Islamists hate novels, while many Western politicians duck their mesage by not reading them. The novel is intensely political - and the narrative cornerstone of developed society. Few in the West recognize its dogma because it is so brilliantly alligned with the higher aims of liberal democracies. But others do.

"But others do." This final short sentence in the excerpt above is loaded with meaning. While the mass audience is oblivious to the political nature of art, artists and political masters are not. Artists struggle daily to express the individual and social narratives that they observe and experience. Political ruling classes struggle daily to suppress those narratives that do not support their agendas while they work to promote those narratives that do support their own agendas. Those of us fortunate enough to be living in Western liberal democracies must remain vigilant to protect our artists. Because our cultural creators are like the proverbial canary in the coal mine - when the canary stops singing disaster is close at hand.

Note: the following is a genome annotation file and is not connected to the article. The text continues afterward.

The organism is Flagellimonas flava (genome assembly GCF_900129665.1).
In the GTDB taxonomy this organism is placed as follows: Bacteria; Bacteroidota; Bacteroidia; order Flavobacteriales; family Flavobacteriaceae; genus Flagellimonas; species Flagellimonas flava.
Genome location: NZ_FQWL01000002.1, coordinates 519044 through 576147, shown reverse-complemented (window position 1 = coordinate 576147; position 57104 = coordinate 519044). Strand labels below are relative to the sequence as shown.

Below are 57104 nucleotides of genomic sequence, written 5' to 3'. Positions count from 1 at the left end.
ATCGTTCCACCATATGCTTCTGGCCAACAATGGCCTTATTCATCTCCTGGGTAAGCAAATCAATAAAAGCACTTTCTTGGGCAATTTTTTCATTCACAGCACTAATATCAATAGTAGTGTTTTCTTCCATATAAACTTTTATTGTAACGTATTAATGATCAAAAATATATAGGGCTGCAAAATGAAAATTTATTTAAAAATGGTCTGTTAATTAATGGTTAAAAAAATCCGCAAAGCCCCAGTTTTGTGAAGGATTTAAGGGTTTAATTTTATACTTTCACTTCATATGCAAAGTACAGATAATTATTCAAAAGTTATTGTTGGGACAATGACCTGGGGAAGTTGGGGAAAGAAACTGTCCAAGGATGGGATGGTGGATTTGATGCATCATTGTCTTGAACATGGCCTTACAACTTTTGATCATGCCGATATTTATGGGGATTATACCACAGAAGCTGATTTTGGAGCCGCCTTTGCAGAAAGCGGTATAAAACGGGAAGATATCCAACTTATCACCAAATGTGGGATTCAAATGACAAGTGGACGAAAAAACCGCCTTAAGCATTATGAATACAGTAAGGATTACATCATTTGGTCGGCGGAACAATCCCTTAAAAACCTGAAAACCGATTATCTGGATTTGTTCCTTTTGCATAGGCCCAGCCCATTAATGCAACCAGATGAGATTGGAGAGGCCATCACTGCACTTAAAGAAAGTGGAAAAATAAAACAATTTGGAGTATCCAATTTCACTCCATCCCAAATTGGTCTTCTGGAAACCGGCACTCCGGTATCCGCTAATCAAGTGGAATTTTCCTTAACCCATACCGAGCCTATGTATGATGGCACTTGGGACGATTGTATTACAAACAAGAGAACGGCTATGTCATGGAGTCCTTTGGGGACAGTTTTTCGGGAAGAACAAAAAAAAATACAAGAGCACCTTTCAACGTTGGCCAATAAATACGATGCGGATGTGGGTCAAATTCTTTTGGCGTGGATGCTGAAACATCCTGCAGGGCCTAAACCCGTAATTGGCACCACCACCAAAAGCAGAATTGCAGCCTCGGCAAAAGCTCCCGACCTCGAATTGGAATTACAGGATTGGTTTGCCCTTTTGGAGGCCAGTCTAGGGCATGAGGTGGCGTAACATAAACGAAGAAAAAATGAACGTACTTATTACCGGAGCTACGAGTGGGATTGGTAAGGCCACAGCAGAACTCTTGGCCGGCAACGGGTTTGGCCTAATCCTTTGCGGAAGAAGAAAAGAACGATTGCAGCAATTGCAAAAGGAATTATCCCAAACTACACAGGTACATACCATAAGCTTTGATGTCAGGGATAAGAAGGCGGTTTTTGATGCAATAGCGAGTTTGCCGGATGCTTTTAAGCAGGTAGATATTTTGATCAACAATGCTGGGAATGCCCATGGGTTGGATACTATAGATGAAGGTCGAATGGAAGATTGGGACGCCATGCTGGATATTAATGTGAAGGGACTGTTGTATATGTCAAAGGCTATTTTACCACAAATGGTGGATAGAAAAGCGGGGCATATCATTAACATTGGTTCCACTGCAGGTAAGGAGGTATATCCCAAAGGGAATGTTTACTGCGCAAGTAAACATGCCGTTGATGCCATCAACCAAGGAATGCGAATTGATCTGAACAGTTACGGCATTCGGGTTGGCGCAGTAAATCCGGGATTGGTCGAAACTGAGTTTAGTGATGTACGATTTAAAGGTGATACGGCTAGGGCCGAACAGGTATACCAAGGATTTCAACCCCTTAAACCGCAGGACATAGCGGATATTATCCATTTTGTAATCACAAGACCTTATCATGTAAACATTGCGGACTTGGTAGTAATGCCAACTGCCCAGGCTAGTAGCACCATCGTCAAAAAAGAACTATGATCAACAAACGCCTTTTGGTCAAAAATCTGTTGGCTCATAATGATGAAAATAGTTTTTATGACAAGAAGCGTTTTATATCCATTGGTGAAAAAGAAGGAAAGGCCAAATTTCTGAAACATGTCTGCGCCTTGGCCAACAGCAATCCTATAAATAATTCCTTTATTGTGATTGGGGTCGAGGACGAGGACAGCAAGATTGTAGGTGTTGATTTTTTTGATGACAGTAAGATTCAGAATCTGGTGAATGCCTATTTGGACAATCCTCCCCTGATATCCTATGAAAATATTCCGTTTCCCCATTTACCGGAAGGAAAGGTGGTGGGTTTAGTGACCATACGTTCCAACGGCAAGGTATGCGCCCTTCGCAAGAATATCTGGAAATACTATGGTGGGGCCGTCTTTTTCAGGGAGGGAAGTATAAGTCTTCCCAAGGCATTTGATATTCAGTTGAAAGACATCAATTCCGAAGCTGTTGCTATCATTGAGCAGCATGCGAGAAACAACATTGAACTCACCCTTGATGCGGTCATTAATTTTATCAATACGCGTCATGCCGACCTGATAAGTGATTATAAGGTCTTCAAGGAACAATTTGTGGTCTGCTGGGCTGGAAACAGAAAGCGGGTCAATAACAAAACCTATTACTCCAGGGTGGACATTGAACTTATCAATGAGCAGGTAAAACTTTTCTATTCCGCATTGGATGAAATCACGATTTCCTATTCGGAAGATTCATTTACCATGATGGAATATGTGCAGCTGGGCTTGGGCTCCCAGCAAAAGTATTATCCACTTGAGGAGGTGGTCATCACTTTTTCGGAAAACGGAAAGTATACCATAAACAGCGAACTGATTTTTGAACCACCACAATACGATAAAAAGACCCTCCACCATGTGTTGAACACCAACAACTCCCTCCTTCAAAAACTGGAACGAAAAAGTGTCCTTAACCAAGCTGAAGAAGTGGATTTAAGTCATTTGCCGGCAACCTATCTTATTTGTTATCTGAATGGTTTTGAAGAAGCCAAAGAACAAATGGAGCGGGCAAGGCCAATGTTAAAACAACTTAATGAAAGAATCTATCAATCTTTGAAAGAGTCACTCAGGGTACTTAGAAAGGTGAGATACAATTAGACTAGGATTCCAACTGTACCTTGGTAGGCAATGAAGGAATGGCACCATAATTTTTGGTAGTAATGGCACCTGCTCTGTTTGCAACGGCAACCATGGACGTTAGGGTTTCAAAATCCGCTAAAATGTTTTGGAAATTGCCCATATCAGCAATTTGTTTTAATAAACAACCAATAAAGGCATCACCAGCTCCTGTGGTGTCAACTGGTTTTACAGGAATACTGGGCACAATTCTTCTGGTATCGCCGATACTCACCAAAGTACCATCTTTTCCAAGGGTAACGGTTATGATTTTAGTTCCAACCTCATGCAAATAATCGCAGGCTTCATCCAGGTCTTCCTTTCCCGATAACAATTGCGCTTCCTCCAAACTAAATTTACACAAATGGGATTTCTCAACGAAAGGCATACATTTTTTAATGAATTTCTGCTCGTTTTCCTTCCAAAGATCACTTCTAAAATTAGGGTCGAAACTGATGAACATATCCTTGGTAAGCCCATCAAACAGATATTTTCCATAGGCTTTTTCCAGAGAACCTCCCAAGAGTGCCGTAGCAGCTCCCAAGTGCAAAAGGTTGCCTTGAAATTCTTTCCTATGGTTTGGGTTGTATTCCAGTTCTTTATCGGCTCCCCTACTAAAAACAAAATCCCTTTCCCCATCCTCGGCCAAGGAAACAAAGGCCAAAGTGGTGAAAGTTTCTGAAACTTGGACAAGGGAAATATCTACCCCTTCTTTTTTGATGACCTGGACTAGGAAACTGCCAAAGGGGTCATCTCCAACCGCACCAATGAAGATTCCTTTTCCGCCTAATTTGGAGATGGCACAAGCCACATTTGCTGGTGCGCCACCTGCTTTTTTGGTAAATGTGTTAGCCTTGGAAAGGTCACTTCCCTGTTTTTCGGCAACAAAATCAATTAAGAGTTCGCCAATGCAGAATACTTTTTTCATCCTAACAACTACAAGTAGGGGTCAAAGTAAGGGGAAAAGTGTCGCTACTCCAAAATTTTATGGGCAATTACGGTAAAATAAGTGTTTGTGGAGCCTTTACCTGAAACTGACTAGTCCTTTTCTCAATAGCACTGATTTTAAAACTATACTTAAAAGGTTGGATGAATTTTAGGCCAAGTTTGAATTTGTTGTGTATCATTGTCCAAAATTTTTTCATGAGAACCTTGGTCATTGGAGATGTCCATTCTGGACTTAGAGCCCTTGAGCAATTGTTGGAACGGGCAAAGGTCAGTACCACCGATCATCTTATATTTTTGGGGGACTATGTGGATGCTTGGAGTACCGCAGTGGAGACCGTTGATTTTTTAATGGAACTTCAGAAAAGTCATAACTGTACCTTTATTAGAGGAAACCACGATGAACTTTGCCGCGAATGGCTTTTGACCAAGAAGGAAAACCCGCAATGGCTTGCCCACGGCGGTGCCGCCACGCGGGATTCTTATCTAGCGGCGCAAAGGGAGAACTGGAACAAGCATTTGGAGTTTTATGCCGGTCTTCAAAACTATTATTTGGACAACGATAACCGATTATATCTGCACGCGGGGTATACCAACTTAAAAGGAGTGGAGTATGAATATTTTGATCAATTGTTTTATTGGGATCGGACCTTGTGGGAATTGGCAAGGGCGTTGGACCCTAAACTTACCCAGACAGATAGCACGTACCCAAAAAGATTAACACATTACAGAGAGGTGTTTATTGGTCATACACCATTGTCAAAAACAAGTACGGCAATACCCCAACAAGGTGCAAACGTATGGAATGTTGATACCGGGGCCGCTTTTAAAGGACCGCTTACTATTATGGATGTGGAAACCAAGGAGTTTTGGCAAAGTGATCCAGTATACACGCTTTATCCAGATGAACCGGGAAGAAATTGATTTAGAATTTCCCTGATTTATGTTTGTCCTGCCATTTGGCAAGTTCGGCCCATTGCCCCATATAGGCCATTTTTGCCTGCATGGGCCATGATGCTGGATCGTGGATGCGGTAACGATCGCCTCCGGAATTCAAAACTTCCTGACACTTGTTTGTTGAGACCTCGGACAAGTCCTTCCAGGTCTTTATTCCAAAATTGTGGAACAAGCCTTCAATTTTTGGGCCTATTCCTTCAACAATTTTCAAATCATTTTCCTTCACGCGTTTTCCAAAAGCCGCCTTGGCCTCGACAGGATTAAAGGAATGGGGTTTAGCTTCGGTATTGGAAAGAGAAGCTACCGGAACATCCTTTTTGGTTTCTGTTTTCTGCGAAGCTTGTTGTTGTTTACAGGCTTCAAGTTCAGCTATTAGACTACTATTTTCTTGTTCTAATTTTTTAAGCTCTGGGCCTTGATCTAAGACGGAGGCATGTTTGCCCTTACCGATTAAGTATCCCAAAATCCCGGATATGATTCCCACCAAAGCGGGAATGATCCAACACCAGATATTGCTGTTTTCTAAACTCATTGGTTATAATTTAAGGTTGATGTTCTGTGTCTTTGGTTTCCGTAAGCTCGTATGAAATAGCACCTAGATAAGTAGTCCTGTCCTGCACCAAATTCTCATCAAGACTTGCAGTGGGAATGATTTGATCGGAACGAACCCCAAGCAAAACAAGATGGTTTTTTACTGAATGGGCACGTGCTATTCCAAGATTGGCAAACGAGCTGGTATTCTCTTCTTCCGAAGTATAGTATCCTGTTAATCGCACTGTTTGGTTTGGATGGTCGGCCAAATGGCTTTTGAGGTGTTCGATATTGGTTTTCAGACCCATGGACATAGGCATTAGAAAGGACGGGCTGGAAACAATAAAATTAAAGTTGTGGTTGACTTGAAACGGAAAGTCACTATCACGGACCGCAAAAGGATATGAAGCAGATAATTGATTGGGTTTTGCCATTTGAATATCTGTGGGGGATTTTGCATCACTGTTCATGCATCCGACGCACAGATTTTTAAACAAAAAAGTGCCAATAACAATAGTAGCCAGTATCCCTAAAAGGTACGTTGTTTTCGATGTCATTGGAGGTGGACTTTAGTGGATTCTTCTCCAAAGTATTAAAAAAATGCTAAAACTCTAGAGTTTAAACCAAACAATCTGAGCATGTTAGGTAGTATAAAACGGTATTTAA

Link to Article 

For many years the artist known as Dr Fluxbuxenstein and/or Ex Post Facto of Garland, Texas has been making, sending, modifying and exchanging Fluxus Bucks with like-minded souls around the world. Below is an example one of the Doctor's Fluxus Bucks that was modified in transit, and then further changed by me.

[[image:a-fluxus-buck.jpg:A Fluxus Buck by Allan Revich:center:2]]

More Fluxus Bucks are on view at;